Current Headlines

US Appeals Court strikes Delaware's FOIA residency rule

Virginia's FOIA has a similar state-resident provision, not yet tested in the court.

Open Government Guide

A complete compendium of information on every state's open records and open meetings laws.

Few Fredericksburg-area localities archive their e-mails

"); //-->

Return to story

Few localities archive e-mails

July 16, 2006 12:50 am



When elected officials use e-mail to talk about government business, they're creating public documents that have to be saved and made accessible to the public just like paper records.

Sunshine critical in governing

Courts, councils and cops work for the citizens and it's their taxes that are paying for the work. That's why citizens should know how that money is being spent and how decisions are made.

Press Access To Information Breaks Stories

Sometimes public officials don't want to share information to which the public has a right. That's when we employ the Freedom of Information Act. (Gordon Hickey, Richmond Times-Dispatch)

The People's Act

Sunshine Sunday editorial, Richmond Times-Dispatch

Editorial, Bristol Herald Courier: Sunshine Sunday Observed

A little spring sunshine after a long winter can do wonders for the mind, body and spirit.
It is energizing and restorative.
A different sort of "sunshine" imparts similar uplifting effects to governmental bodies ? state, federal and local. This is the sunshine generated by the Freedom of Information Act, which turns 40 this year. Its light penetrates the darkest crannies of government offices, abhors secrets and prompts leaders to conduct the public's business in public.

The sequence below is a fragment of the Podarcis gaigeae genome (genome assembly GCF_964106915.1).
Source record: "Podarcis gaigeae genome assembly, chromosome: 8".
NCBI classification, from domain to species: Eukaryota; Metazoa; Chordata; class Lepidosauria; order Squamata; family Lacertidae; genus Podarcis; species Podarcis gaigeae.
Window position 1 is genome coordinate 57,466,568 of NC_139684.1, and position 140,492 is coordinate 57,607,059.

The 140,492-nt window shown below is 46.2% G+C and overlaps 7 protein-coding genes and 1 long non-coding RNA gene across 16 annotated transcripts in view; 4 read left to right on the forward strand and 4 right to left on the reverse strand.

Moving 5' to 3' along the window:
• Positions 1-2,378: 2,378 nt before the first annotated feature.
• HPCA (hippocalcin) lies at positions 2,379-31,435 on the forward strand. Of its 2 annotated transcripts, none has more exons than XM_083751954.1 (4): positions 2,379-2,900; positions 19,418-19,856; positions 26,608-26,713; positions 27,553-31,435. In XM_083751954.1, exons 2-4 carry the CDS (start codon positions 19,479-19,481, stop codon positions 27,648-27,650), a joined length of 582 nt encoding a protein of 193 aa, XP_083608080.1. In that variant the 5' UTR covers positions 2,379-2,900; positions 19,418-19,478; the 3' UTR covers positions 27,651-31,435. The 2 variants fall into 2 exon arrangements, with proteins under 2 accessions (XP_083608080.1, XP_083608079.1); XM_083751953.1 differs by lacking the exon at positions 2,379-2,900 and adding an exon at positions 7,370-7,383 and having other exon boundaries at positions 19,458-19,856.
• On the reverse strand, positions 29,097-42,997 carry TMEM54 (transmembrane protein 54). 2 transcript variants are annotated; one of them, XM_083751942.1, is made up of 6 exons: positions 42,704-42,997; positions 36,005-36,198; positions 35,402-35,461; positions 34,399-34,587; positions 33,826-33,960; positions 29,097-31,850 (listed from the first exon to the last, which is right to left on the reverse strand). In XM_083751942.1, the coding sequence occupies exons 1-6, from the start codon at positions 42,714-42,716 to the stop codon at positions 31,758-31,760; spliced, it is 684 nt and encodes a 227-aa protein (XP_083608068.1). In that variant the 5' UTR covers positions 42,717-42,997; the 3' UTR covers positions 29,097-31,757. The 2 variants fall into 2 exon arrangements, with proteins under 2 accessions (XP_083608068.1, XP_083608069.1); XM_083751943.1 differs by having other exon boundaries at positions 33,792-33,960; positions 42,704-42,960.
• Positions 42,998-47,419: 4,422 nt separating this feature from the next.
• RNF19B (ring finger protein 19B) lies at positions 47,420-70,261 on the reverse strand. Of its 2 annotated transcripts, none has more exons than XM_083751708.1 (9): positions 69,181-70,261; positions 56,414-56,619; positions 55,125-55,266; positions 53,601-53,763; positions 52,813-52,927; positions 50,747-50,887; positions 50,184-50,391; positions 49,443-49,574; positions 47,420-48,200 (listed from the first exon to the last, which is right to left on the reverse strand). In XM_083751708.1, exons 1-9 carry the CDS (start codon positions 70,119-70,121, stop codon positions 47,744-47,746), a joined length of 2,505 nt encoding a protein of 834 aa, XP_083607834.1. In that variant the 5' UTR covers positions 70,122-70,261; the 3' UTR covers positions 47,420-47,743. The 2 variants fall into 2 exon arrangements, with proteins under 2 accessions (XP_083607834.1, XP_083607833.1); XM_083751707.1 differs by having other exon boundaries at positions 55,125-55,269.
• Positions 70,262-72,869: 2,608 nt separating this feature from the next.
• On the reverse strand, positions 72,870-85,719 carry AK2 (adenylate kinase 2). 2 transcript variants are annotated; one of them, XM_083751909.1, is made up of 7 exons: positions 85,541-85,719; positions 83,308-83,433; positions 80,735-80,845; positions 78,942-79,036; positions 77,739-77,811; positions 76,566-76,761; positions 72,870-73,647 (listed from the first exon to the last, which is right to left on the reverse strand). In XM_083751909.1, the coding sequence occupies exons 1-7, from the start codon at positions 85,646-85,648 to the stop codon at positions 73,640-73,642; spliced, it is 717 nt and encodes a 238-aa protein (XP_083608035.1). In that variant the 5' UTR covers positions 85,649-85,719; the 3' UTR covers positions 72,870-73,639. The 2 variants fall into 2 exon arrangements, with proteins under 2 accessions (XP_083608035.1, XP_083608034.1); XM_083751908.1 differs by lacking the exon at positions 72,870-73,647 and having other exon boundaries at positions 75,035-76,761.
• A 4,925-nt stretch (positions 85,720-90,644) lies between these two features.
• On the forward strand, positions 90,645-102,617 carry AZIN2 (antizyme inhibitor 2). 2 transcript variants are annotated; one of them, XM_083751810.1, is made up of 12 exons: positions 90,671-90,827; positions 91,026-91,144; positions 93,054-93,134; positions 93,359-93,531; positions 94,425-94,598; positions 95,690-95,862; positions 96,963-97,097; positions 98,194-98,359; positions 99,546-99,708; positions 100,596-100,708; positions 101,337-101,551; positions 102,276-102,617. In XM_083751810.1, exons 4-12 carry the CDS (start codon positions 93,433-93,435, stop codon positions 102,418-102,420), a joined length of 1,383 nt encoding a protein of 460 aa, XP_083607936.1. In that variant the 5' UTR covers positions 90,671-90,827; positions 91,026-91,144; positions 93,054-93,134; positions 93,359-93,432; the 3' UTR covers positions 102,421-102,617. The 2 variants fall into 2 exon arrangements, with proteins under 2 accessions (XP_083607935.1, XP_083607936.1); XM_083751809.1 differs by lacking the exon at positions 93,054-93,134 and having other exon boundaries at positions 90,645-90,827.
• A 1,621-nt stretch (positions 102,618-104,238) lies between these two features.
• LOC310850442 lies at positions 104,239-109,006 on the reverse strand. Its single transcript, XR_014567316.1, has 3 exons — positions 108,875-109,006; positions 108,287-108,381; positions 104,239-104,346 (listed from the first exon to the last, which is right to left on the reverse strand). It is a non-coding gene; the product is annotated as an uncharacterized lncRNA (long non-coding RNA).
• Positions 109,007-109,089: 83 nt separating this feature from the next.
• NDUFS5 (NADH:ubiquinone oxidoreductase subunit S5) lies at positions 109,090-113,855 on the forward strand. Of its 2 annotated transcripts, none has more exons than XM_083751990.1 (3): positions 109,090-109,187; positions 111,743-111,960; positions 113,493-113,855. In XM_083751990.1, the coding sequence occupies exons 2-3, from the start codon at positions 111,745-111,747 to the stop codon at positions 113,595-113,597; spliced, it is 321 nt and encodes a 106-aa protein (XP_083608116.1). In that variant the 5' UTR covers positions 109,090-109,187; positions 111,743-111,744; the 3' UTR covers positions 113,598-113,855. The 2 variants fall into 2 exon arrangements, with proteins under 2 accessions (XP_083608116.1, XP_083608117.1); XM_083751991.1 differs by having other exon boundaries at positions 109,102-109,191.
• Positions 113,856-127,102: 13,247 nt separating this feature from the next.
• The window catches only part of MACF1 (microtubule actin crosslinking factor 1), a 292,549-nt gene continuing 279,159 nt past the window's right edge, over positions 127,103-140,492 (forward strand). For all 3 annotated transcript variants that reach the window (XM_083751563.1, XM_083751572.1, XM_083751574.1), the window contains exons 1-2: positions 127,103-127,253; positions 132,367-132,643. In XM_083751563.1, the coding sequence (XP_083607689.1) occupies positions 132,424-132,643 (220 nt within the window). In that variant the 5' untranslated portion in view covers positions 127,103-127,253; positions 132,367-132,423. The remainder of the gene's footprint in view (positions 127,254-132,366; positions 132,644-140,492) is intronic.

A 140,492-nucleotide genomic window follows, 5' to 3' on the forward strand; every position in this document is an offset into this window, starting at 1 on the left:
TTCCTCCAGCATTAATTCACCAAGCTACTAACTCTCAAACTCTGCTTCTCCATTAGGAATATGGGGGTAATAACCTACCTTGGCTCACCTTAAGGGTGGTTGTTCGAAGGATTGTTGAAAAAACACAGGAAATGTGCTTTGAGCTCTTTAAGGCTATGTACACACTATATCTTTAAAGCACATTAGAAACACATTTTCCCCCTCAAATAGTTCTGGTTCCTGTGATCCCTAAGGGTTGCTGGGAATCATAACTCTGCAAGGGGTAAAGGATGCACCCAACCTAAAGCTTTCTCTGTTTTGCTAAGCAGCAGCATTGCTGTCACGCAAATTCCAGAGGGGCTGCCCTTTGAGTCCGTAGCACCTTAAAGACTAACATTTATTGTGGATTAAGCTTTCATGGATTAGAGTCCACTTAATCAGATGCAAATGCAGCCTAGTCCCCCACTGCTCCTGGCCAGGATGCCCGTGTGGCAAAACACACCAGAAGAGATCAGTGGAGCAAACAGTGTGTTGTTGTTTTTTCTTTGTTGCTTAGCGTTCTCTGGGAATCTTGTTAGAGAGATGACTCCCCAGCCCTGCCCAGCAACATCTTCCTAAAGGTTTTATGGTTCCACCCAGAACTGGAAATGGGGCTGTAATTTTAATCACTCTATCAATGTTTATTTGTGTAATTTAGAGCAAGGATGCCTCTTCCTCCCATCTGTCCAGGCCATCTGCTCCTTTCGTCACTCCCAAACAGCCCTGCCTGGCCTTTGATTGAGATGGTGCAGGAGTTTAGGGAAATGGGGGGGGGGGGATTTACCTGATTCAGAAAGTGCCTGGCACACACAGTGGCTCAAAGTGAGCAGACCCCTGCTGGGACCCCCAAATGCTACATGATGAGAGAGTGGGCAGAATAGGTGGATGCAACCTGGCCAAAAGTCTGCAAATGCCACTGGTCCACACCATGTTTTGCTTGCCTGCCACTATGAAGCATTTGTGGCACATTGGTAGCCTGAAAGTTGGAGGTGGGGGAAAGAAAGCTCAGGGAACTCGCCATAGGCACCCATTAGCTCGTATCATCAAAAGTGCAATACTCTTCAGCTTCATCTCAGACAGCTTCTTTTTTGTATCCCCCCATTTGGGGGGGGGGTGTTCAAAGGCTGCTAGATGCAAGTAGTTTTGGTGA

But the law isn't perfect or uniform. Different states set

Most FOIA changes restrict access

Virginia has enacted more than 30 changes to its Freedom of Information Act since 9/11

States steadily restricting info

Analysis: States steadily restricting info


States have steadily limited the public's access to government information since the Sept. 11, 2001, terrorist attacks, a new Associated Press analysis of laws in all 50 states has found. Legislatures have passed more than 1,000 laws changing access to information, approving more than twice as many measures that restrict information as laws that open government books.

Some things your government doesn't have to tell you about:


Subscribe to RSS - Current Headlines